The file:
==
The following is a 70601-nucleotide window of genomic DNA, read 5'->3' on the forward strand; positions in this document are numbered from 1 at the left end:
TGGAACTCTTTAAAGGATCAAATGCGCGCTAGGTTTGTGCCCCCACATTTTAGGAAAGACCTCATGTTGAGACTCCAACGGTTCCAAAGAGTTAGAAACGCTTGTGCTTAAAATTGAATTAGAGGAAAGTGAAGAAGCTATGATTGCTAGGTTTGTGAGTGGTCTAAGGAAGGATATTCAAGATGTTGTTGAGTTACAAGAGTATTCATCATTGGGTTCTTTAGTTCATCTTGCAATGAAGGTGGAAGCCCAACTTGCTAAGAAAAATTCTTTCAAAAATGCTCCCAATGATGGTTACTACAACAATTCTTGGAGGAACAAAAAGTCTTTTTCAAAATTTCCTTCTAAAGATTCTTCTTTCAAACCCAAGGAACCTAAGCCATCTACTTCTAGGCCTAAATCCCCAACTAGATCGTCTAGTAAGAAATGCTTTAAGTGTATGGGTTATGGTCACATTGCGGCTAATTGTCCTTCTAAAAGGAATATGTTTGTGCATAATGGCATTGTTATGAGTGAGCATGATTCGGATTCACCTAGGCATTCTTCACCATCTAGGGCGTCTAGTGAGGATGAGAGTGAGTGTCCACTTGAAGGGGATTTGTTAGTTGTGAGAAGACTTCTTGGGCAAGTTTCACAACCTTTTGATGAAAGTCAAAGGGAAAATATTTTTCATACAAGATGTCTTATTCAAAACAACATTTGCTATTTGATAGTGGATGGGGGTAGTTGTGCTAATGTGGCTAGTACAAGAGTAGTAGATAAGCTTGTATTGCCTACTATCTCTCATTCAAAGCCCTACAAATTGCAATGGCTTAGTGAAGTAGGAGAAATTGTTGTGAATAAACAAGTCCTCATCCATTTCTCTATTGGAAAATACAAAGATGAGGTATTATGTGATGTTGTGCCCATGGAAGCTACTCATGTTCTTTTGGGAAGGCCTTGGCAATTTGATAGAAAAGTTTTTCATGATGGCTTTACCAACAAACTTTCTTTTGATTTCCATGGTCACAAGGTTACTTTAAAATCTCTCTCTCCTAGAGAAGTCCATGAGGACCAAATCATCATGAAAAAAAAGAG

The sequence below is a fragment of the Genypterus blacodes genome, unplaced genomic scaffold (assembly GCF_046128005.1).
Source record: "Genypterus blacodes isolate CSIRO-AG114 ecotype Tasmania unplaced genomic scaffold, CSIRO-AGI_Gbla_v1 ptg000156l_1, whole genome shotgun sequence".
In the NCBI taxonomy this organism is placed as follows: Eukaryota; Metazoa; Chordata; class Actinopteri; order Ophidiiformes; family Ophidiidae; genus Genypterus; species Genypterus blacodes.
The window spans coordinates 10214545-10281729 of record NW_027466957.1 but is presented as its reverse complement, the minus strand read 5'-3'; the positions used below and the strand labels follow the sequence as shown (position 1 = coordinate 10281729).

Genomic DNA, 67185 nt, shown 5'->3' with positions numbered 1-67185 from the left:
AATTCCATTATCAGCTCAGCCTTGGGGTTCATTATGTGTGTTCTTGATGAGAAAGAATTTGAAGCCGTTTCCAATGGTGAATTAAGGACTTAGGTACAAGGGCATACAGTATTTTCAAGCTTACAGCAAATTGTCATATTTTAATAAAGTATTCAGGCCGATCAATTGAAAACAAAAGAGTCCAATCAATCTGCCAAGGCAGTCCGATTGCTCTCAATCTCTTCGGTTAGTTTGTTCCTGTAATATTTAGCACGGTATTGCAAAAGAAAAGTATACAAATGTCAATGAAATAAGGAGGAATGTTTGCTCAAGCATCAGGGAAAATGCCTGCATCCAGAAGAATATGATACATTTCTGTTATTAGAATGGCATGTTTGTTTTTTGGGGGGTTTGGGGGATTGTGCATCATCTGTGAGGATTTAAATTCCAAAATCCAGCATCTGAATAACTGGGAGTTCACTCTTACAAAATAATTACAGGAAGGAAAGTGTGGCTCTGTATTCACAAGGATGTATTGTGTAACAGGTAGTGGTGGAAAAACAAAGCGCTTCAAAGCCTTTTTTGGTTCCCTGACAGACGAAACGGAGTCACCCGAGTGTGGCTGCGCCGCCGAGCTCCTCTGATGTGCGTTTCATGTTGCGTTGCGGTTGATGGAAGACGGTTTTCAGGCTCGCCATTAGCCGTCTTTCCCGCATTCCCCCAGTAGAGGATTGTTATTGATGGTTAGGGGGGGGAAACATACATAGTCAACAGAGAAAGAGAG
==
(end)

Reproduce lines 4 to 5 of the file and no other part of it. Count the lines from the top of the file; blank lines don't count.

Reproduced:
Source record: "Genypterus blacodes isolate CSIRO-AG114 ecotype Tasmania unplaced genomic scaffold, CSIRO-AGI_Gbla_v1 ptg000156l_1, whole genome shotgun sequence".
In the NCBI taxonomy this organism is placed as follows: Eukaryota; Metazoa; Chordata; class Actinopteri; order Ophidiiformes; family Ophidiidae; genus Genypterus; species Genypterus blacodes.